CENTERS: Between 1988-1997, the total number of liver transplantations performed in the US more than doubled from 1,713-4,158, and the number of centers performing liver transplantations increased from 59-107. In recent years, the yearly net gain in the number of operating centers has slowed, and the differences in LT volume across centers has remained stable. OUTCOMES: During the first year following transplantation, patient survival was approximately the same for adults and children, while retransplantation-free survival was poorest among children. Thereafter, survival declined more rapidly among adults than among children. SURVIVAL AMONG PEDIATRIC RECIPIENTS: The estimated cumulative probability of a pediatric recipient surviving for 10 years following transplantation was .80, and surviving for 10 years without retransplantation was .59. In general, few deaths or retransplantations were observed more than 4 years after the initial transplantation. Factors independently associated with patient and retransplantation-free survival among children were year of transplantation, recipient age, being on life support while awaiting transplantation, primary liver disease, serum creatinine, total bilirubin, donor age, donor race, and warm ischemic time. Recipient race, a multi-organ transplant procedure, and serum albumin level were significantly associated with patient survival only. The use of a reduced-size or split liver for transplantation in children was independently associated with retransplantation-free survival, but not with patient survival. SURVIVAL AMONG ADULT RECIPIENTS: The estimated cumulative probability of an adult recipient surviving for 10 years following transplantation was .61, and surviving for 10 years without retransplantation was .46 with the median retransplantation-free survival time estimated at 9.2 years. Factors independently associated with patient and retransplantation-free survival among adults were year of transplantation, recipient age, recipient race, recipient location awaiting transplantation, primary liver disease, serum creatinine and albumin levels, hepatitis B surface antigen status, donor age, donor anti-CMV status, warm ischemic time, sex match, pretransplant ventilator or inotrope use, and recipient anti-HCV status. Pre-transplant bilirubin level, a multi-organ transplant procedure, and the finding of an incidental tumor were significantly associated with patient survival; and donor race, ABO match, and uncontrolled variceal bleeding were associated with retransplantation-free survival.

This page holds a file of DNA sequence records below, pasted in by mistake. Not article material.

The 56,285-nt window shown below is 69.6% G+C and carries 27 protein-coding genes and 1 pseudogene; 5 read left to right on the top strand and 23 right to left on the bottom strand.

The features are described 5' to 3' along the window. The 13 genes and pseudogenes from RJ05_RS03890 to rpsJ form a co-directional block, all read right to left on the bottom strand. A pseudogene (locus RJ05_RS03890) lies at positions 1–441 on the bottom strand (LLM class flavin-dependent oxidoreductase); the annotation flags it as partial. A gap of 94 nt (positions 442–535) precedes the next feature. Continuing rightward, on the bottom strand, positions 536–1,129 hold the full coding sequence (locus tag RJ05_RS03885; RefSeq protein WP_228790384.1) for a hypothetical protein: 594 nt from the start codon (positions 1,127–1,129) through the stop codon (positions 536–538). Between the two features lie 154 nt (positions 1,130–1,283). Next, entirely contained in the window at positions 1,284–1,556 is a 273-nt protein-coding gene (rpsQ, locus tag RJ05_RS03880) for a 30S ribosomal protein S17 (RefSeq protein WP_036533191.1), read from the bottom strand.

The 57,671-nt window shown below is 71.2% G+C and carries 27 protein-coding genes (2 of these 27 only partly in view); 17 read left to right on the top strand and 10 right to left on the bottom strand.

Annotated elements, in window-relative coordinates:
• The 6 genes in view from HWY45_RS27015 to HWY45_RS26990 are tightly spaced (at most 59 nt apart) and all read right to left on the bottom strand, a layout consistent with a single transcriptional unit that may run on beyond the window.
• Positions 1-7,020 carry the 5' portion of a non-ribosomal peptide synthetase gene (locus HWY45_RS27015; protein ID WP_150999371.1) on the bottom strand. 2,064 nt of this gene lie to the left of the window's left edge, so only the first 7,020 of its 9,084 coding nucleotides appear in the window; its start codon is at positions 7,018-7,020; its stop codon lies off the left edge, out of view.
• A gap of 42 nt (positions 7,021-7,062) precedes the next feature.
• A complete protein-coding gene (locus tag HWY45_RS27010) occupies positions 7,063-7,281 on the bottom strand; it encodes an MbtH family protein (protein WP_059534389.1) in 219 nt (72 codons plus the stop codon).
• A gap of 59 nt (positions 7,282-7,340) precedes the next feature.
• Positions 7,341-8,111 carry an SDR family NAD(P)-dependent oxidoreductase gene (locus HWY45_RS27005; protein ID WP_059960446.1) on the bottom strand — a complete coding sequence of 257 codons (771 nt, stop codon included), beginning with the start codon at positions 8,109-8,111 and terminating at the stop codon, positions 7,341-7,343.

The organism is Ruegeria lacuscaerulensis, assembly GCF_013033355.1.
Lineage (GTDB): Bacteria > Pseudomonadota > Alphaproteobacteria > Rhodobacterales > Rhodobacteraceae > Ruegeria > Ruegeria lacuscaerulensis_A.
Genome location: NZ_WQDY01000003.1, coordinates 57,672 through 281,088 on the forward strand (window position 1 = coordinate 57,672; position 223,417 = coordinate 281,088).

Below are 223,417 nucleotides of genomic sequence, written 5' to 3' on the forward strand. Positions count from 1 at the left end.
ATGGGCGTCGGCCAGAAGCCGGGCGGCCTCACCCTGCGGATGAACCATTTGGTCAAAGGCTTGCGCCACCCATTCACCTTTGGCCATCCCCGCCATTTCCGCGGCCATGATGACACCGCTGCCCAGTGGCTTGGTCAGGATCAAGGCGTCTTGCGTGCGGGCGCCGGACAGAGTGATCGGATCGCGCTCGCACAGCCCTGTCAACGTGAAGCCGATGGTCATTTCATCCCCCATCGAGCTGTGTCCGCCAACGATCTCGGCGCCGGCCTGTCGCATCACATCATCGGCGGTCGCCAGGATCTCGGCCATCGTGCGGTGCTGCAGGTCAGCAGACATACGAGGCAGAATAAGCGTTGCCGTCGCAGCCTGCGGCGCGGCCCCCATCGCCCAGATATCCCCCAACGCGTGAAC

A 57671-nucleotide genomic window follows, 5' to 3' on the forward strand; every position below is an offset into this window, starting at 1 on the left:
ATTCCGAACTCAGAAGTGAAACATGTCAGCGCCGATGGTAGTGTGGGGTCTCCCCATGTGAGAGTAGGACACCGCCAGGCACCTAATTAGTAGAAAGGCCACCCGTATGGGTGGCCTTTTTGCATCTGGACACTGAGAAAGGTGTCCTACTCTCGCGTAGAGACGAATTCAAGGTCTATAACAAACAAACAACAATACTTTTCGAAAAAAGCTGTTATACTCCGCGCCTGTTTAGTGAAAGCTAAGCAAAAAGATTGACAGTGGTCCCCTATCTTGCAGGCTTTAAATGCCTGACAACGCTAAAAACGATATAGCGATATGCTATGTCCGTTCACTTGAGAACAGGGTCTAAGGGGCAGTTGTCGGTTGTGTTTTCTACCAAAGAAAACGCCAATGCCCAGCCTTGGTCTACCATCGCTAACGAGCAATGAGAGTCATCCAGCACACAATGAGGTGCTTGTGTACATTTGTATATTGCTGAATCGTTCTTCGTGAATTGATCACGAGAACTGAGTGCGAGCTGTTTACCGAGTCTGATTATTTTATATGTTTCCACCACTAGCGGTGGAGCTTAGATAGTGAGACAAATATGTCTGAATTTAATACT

|Original language||English (US)|
|Number of pages||21|
|State||Published - 1998|
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